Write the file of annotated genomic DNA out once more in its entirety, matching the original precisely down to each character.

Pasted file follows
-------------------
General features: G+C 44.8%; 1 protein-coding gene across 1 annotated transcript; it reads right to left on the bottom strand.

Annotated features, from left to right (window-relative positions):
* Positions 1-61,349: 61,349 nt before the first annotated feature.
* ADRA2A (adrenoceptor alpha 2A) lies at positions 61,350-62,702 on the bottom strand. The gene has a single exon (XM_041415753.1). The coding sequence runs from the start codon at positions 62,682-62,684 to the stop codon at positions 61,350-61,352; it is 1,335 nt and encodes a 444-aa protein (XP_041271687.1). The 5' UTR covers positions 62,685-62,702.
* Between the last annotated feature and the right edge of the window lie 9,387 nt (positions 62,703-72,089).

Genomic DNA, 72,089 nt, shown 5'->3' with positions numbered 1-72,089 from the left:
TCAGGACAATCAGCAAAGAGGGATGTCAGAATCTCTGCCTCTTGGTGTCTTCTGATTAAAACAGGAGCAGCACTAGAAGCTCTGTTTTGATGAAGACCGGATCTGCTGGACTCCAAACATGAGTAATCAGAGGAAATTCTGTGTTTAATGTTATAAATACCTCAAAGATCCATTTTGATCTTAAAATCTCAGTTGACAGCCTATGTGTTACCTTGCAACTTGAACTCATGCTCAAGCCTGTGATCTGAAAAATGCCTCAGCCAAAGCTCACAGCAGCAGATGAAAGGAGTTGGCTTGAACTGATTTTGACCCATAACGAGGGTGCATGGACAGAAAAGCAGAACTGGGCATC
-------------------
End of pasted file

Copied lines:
General features: G+C 44.8%; 1 protein-coding gene across 1 annotated transcript; it reads right to left on the bottom strand.

Annotated features, from left to right (window-relative positions):
* Positions 1-61,349: 61,349 nt before the first annotated feature.
* ADRA2A (adrenoceptor alpha 2A) lies at positions 61,350-62,702 on the bottom strand. The gene has a single exon (XM_041415753.1). The coding sequence runs from the start codon at positions 62,682-62,684 to the stop codon at positions 61,350-61,352; it is 1,335 nt and encodes a 444-aa protein (XP_041271687.1). The 5' UTR covers positions 62,685-62,702.
* Between the last annotated feature and the right edge of the window lie 9,387 nt (positions 62,703-72,089).

Genomic DNA, 72,089 nt, shown 5'->3' with positions numbered 1-72,089 from the left:
TCAGGACAATCAGCAAAGAGGGATGTCAGAATCTCTGCCTCTTGGTGTCTTCTGATTAAAACAGGAGCAGCACTAGAAGCTCTGTTTTGATGAAGACCGGATCTGCTGGACTCCAAACATGAGTAATCAGAGGAAATTCTGTGTTTAATGTTATAAATACCTCAAAGATCCATTTTGATCTTAAAATCTCAGTTGACAGCCTATGTGTTACCTTGCAACTTGAACTCATGCTCAAGCCTGTGATCTGAAAAATGCCTCAGCCAAAGCTCACAGCAGCAGATGAAAGGAGTTGGCTTGAACTGATTTTGACCCATAACGAGGGTGCATGGACAGAAAAGCAGAACTGGGCATC